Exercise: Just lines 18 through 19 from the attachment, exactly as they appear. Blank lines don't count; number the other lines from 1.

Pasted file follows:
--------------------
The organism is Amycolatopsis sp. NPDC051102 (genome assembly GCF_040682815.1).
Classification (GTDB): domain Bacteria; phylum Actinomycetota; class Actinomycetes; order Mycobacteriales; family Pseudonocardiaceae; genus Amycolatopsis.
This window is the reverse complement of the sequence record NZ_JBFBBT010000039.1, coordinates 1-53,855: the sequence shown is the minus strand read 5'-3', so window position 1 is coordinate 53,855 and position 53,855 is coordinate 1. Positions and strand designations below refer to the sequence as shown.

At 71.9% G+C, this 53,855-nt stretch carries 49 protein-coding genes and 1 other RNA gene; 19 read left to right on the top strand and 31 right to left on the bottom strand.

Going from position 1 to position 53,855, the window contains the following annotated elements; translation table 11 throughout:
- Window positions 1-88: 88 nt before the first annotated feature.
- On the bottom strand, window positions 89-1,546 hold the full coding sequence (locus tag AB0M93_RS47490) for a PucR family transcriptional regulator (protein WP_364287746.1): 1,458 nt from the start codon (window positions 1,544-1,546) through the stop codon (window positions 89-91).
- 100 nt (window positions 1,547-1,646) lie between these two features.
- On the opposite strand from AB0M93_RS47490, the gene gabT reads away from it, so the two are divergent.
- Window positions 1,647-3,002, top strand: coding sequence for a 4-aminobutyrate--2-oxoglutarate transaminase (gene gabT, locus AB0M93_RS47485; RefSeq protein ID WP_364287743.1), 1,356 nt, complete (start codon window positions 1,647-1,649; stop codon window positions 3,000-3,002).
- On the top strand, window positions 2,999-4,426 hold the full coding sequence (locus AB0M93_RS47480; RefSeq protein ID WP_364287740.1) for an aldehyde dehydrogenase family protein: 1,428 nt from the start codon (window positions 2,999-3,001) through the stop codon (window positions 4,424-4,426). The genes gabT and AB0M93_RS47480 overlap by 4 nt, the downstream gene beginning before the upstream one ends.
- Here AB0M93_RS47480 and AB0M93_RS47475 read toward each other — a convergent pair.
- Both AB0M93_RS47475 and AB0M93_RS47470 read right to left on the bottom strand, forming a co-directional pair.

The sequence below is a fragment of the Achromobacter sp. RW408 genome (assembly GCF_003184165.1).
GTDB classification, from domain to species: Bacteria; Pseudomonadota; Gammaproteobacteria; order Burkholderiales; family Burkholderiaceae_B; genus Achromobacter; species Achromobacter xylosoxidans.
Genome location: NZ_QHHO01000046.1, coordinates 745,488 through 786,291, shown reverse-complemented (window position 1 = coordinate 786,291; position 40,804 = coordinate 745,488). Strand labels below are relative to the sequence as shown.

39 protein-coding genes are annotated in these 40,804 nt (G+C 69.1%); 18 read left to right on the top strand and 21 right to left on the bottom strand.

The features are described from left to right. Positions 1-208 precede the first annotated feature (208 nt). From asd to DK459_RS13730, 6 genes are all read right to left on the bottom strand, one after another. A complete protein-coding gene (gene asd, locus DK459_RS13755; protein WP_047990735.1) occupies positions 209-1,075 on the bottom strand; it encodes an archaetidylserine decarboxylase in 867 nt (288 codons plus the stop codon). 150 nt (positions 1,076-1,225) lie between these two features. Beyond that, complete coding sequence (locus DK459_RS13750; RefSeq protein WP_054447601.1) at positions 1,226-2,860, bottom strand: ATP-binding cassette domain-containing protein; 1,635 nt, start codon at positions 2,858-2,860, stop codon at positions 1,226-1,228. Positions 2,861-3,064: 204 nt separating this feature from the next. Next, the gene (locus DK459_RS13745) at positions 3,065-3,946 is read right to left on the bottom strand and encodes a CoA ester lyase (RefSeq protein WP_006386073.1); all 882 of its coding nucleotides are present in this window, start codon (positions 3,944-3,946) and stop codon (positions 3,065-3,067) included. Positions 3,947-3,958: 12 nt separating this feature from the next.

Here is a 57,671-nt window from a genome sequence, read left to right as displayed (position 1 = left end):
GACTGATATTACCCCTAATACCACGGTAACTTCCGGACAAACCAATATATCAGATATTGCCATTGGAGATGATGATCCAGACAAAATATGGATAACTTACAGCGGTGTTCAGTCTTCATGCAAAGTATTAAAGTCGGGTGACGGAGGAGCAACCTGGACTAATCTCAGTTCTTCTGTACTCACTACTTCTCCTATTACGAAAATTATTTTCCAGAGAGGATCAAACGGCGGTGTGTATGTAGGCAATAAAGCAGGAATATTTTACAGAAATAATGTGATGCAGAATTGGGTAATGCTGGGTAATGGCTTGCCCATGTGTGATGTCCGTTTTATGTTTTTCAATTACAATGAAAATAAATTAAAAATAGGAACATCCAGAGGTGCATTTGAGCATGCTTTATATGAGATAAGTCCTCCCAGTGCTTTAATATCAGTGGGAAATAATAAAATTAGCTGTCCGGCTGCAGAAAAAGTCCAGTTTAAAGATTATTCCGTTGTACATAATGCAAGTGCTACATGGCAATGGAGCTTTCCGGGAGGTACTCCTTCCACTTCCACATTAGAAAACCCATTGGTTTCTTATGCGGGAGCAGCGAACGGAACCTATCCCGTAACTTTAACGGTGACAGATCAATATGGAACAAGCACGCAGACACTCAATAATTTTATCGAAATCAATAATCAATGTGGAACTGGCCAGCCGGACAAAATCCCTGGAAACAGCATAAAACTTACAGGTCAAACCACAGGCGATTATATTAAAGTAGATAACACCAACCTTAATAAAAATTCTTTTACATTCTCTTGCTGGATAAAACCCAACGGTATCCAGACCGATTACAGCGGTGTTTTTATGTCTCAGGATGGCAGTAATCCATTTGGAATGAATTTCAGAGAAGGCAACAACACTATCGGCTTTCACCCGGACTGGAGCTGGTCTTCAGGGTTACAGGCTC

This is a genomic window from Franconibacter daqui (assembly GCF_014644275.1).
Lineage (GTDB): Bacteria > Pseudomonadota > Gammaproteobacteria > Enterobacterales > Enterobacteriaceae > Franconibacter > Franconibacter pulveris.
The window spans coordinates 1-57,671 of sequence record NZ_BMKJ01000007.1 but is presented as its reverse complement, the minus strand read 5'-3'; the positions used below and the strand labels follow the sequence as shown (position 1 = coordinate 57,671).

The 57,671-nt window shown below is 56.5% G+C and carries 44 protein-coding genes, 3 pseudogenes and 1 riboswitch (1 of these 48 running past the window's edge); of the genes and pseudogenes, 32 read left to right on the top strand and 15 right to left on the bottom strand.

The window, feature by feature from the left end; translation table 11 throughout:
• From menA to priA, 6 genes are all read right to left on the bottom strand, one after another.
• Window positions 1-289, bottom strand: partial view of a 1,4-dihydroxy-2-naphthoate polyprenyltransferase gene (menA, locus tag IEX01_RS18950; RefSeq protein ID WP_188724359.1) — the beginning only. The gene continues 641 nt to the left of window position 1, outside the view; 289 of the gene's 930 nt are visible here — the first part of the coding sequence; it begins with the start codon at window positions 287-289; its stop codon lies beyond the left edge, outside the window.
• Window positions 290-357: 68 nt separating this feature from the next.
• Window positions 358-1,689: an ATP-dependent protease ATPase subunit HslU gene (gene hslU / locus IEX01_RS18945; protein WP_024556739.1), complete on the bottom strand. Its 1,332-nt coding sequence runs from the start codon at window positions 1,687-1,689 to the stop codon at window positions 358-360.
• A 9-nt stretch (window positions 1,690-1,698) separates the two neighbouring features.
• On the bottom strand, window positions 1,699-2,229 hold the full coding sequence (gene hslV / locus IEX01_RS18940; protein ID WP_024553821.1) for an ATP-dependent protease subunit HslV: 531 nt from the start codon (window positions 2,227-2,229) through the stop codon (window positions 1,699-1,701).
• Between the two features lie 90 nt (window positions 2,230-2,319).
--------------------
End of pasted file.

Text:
The features are described from left to right. Positions 1-208 precede the first annotated feature (208 nt). From asd to DK459_RS13730, 6 genes are all read right to left on the bottom strand, one after another. A complete protein-coding gene (gene asd, locus DK459_RS13755; protein WP_047990735.1) occupies positions 209-1,075 on the bottom strand; it encodes an archaetidylserine decarboxylase in 867 nt (288 codons plus the stop codon). 150 nt (positions 1,076-1,225) lie between these two features. Beyond that, complete coding sequence (locus DK459_RS13750; RefSeq protein WP_054447601.1) at positions 1,226-2,860, bottom strand: ATP-binding cassette domain-containing protein; 1,635 nt, start codon at positions 2,858-2,860, stop codon at positions 1,226-1,228. Positions 2,861-3,064: 204 nt separating this feature from the next. Next, the gene (locus DK459_RS13745) at positions 3,065-3,946 is read right to left on the bottom strand and encodes a CoA ester lyase (RefSeq protein WP_006386073.1); all 882 of its coding nucleotides are present in this window, start codon (positions 3,944-3,946) and stop codon (positions 3,065-3,067) included. Positions 3,947-3,958: 12 nt separating this feature from the next.

Here is a 57,671-nt window from a genome sequence, read left to right as displayed (position 1 = left end):